Why is Hollywood Accounting Problematic?

Why is Hollywood Accounting Problematic?

Hollywood Accounting is a controversial accounting practice that is used in the film industry to manage the financial reporting of a film's budget and profits (you may also know it as Hollywood Bookkeeping, or Hollywood Creative Accounting). The practice involves the use of complex accounting techniques and financial maneuvers to manipulate the financial statements of a film, often resulting in the film being shown as having little or no profit. In fact, some sources say 70-80% of films fail to ever make a profit, despite actually have massive box-office success. This has significant consequences for film investors, filmmakers, and talent, as well as for the film industry as a whole. There is a stigma that film is a "vanity investment" and it's time this changes.

How Hollywood Disguises Films’ Financial Performance

Usually, in a business, when profit-share contracts are created, there’s some standard wording that clearly identifies profit margins – usually a percentage of profits. In Hollywood, studios try to pay out based on a contractual definition of net profits instead of a percentage as a whole – this starts only after revenue exceeds 100% of expenses, and the expense tab just keeps on growing. This is why Hollywood stars tend to negotiate profits from the gross rather than net box-office revenue.
As film studios have to pay a lot of taxes, royalties, and profit-share agreements, the payouts to writers and producers are most often based on net profits -- which can be dramatically reduced by way of production, distribution, and marketing overhead costs.

Your Favorite Movies Didn’t Make a Profit

Some of your favorite movies didn’t make a profit – according to Hollywood Accounting. Matt Rickard’s Hollywood Accounting post has a neat little list of movies that suffered under Hollywood Accounting:

  • ​​Star Wars: Return of the Jedi (budget: $32mm, box office: $475mm)

  • Forrest Gump (budget: $55mm, box office: $683mm)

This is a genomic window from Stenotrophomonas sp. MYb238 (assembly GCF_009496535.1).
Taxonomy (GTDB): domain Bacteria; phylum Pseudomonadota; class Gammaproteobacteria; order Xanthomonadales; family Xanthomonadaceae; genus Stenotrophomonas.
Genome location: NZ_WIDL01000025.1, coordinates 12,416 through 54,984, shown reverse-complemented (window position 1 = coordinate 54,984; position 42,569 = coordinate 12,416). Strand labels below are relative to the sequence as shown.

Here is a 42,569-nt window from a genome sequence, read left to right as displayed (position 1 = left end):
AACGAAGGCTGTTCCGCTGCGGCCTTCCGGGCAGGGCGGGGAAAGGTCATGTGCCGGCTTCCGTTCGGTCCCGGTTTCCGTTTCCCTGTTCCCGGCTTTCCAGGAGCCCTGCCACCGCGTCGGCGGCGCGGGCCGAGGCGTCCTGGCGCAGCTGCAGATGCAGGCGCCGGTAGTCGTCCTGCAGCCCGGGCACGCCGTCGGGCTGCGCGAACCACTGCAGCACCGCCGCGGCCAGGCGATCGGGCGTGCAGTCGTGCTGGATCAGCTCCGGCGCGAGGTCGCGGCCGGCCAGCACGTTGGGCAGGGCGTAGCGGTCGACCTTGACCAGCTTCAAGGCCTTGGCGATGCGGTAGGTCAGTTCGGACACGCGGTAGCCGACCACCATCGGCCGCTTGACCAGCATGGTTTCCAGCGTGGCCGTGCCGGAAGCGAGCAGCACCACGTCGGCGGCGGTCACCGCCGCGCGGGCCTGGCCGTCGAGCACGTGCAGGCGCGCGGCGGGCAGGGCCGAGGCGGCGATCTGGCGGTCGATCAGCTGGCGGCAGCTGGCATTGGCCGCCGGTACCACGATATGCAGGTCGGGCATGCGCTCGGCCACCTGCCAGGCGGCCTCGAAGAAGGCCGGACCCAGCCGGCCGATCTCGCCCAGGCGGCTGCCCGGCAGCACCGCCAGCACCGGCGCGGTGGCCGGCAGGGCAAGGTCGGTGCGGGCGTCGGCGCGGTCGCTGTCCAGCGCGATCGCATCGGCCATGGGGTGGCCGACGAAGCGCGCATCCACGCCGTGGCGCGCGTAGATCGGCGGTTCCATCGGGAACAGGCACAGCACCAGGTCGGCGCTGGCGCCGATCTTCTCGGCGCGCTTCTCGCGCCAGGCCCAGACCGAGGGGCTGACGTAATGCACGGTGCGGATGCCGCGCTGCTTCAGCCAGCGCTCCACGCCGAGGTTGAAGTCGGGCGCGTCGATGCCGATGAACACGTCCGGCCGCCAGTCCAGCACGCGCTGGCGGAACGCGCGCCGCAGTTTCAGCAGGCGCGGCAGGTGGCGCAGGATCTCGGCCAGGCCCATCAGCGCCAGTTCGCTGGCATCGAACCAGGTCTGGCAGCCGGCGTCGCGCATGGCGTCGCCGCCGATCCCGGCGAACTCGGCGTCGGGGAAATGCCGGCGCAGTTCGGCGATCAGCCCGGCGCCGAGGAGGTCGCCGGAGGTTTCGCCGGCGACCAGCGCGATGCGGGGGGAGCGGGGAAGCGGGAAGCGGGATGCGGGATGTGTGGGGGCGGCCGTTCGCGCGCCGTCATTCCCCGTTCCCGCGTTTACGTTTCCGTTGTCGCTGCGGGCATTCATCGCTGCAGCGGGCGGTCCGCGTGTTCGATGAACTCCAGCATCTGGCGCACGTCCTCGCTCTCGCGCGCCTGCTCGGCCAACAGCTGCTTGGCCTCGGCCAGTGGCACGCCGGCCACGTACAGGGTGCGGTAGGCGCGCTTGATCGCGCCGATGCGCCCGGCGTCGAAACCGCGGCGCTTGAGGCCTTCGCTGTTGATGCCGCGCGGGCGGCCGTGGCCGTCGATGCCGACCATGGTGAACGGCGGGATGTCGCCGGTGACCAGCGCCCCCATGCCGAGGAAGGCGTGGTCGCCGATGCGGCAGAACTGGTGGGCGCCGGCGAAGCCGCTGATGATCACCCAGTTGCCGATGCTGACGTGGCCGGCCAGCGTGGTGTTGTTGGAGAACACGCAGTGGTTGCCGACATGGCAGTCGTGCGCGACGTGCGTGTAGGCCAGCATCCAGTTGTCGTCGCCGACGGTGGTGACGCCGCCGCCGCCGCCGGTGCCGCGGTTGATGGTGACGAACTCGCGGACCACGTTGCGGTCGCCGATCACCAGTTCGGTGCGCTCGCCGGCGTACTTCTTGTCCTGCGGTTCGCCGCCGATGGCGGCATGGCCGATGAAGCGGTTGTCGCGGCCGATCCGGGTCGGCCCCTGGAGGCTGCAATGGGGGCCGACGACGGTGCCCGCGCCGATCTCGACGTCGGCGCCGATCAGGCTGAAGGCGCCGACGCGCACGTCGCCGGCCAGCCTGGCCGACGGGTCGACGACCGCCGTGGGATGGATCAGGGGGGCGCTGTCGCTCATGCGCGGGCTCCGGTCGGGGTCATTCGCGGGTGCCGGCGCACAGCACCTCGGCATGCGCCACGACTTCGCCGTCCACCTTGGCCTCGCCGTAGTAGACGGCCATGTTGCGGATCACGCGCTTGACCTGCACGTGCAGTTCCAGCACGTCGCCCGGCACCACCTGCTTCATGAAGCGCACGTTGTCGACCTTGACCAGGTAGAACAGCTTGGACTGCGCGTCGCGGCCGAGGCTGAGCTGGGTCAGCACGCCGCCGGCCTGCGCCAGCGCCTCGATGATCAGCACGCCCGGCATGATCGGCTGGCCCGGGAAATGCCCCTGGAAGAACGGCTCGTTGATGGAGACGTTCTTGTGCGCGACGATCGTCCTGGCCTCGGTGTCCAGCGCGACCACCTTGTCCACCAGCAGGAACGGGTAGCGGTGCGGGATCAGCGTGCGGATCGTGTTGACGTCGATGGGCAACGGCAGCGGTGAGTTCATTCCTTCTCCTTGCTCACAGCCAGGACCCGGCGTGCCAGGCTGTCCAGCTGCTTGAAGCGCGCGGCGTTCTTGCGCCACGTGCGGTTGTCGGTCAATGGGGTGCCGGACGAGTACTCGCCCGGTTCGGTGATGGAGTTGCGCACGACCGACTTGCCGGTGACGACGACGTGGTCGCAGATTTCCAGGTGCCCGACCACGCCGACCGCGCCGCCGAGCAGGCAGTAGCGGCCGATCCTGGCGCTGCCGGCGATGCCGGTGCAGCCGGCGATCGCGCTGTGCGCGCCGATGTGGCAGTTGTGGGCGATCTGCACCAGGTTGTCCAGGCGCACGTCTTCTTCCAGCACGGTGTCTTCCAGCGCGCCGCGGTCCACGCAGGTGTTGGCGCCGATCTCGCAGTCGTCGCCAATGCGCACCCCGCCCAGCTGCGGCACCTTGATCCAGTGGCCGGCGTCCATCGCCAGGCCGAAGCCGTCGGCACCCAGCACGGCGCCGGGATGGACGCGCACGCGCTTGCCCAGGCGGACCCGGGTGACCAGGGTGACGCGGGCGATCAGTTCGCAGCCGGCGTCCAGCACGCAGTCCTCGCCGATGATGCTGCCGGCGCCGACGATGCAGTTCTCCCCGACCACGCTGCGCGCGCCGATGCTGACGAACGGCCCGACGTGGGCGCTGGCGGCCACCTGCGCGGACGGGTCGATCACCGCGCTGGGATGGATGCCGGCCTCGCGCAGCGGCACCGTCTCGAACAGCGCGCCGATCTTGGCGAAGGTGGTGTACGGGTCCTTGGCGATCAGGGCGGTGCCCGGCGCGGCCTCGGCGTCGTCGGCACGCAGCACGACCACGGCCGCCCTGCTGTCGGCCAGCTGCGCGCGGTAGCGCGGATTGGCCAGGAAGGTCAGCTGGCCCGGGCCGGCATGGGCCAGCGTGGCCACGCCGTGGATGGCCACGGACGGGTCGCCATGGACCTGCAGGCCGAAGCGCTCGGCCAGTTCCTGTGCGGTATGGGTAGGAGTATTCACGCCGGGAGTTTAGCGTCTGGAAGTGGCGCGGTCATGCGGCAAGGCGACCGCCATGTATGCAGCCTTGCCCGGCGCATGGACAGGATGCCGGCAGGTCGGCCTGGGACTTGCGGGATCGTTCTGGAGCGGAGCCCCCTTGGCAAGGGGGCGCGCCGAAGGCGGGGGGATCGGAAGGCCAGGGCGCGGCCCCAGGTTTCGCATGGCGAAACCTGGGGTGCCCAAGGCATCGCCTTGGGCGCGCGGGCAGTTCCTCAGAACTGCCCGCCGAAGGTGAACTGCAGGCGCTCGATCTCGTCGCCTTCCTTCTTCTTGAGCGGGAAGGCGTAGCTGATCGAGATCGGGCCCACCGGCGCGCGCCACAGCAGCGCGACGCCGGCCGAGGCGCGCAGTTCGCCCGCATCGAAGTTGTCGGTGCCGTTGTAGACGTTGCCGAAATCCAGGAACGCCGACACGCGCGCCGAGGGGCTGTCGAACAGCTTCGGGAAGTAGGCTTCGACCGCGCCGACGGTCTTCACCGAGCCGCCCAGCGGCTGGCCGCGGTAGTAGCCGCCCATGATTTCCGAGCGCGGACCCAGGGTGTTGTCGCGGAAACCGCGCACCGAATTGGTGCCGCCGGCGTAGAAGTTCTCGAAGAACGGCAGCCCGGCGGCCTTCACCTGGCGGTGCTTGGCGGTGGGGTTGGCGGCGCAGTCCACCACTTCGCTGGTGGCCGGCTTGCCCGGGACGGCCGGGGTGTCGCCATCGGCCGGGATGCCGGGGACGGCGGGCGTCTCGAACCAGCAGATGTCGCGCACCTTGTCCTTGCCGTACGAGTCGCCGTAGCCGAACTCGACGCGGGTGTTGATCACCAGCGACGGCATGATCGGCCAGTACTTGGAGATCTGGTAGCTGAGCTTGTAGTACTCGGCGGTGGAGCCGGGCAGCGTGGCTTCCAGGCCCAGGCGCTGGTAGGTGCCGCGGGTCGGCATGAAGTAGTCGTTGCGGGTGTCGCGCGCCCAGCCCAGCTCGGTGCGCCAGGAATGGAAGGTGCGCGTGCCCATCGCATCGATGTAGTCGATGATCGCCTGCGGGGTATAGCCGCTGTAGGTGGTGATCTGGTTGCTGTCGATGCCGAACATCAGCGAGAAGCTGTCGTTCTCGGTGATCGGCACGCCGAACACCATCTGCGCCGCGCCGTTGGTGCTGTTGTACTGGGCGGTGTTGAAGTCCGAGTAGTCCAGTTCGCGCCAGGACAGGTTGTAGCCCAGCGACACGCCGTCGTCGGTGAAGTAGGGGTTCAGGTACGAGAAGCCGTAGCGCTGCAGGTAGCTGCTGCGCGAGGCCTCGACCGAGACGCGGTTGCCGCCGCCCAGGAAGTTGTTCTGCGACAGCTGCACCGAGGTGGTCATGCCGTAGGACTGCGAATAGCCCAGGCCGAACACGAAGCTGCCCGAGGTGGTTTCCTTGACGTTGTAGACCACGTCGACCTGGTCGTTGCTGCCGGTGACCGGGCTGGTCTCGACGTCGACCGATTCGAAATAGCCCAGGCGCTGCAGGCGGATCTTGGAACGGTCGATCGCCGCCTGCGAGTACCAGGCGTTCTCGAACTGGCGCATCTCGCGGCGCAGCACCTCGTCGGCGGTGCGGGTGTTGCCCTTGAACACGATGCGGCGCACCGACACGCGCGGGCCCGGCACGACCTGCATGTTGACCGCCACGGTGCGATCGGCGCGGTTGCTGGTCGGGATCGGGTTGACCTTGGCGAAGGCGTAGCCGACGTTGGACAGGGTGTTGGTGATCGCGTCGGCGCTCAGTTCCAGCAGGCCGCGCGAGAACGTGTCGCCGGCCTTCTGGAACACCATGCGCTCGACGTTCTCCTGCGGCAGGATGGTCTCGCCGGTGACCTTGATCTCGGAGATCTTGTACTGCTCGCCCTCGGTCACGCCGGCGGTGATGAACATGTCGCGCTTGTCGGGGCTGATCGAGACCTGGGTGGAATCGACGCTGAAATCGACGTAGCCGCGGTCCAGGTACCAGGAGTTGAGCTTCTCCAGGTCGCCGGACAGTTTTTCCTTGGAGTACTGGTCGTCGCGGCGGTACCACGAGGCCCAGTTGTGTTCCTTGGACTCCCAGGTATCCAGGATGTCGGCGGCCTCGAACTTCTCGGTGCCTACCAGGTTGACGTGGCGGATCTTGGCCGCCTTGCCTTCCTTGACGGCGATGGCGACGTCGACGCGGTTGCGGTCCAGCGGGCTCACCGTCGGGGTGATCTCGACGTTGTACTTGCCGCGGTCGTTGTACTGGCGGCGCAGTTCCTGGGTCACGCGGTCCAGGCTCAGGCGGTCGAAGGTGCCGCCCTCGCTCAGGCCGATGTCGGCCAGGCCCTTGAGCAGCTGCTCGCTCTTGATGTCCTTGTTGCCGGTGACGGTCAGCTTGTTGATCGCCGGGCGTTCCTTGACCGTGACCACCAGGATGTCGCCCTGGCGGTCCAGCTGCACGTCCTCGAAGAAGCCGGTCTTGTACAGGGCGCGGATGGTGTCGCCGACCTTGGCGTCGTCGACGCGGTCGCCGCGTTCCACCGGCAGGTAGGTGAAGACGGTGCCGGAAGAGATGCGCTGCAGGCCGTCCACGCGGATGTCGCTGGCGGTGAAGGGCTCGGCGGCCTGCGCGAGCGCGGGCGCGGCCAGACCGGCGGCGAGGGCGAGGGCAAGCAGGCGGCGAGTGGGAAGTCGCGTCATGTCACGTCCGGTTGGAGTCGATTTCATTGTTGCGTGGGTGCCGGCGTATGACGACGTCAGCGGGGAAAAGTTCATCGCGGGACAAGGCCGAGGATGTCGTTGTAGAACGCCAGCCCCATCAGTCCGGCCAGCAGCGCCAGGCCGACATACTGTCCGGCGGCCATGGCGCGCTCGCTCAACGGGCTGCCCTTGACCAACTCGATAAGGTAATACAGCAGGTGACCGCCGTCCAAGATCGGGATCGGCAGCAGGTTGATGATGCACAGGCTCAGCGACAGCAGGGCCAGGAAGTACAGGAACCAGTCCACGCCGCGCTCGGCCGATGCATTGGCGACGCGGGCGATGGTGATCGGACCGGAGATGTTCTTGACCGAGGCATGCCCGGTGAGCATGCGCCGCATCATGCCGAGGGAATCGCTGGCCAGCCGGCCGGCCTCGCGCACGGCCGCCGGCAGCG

• Men in Black (budget: $90mm, box office: $589mm)

  • Coming to America (budget: $36mm, box office: $288mm)

  • Bohemian Rhapsody (2021) (budget: $55m, global box office $911mm)

  • Harry Potter and the Order of the Phoenix (budget: $150mm, box office: $942mm)


Check out the Harry Potter and the Order of the Phoenix balance sheet which shows how the Hollywood film revenue deficit is created.

Hollywood Accounting Consequences for the Film Community

One of the main problems with Hollywood Accounting is that it is used to mislead stakeholders about the financial performance of a film. This can result in investors putting money into a film that they believe will be financially successful, and then despite box office success, the expenses erase the revenues, resulting in a horrific financial loss. This limits the potential of investors being able to reinvest in new films, sustaining creatives in the film industry.


Another problem with Hollywood Accounting is that it can be used to avoid paying out profits to filmmakers, actors, and other talent. In many cases, the contracts for these individuals specify that they are entitled to a percentage of the film's profits. However, through the careful manipulation better known as Hollywood accounting, the film may be shown as having little or no profit, even if it has actually made a significant amount of money. This can result in filmmakers, actors, and other talent not being fairly compensated for their work on the film.


Finally, Hollywood accounting can have negative consequences for the film industry as a whole. By manipulating the financial statements of films, it can create an inaccurate portrayal of the financial performance of the industry. This can lead to a distorted view of the profitability of the film industry and can impact the funding and distribution of future films. Hollywood accounting is a problematic practice that can mislead investors, underpay filmmakers and talent, and distort the financial performance of the film.


KINO's changing this. Ask us how.


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